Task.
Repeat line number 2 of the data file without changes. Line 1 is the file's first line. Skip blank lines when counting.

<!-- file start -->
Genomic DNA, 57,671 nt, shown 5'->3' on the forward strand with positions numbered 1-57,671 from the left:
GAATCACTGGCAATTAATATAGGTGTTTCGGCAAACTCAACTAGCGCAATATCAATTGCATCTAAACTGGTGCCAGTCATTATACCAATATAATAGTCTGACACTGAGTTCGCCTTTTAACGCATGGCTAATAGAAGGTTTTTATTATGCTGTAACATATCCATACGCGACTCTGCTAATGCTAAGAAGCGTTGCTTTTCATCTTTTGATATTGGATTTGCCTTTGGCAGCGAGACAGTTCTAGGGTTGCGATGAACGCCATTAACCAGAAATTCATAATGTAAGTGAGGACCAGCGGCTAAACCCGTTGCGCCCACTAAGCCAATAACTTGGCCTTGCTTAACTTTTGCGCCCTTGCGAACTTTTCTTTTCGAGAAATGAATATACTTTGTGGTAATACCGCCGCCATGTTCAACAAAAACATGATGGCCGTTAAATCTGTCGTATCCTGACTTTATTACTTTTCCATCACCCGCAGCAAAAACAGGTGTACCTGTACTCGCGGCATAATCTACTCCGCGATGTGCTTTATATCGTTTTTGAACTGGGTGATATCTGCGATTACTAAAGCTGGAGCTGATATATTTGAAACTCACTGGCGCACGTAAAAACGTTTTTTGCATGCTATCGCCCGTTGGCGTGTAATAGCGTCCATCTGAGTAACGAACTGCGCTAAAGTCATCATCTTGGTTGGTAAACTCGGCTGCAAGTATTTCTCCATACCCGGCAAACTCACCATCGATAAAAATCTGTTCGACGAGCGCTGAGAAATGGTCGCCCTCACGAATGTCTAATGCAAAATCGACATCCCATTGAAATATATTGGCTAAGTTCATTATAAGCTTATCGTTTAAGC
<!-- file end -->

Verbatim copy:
GAATCACTGGCAATTAATATAGGTGTTTCGGCAAACTCAACTAGCGCAATATCAATTGCATCTAAACTGGTGCCAGTCATTATACCAATATAATAGTCTGACACTGAGTTCGCCTTTTAACGCATGGCTAATAGAAGGTTTTTATTATGCTGTAACATATCCATACGCGACTCTGCTAATGCTAAGAAGCGTTGCTTTTCATCTTTTGATATTGGATTTGCCTTTGGCAGCGAGACAGTTCTAGGGTTGCGATGAACGCCATTAACCAGAAATTCATAATGTAAGTGAGGACCAGCGGCTAAACCCGTTGCGCCCACTAAGCCAATAACTTGGCCTTGCTTAACTTTTGCGCCCTTGCGAACTTTTCTTTTCGAGAAATGAATATACTTTGTGGTAATACCGCCGCCATGTTCAACAAAAACATGATGGCCGTTAAATCTGTCGTATCCTGACTTTATTACTTTTCCATCACCCGCAGCAAAAACAGGTGTACCTGTACTCGCGGCATAATCTACTCCGCGATGTGCTTTATATCGTTTTTGAACTGGGTGATATCTGCGATTACTAAAGCTGGAGCTGATATATTTGAAACTCACTGGCGCACGTAAAAACGTTTTTTGCATGCTATCGCCCGTTGGCGTGTAATAGCGTCCATCTGAGTAACGAACTGCGCTAAAGTCATCATCTTGGTTGGTAAACTCGGCTGCAAGTATTTCTCCATACCCGGCAAACTCACCATCGATAAAAATCTGTTCGACGAGCGCTGAGAAATGGTCGCCCTCACGAATGTCTAATGCAAAATCGACATCCCATTGAAATATATTGGCTAAGTTCATTATAAGCTTATCGTTTAAGC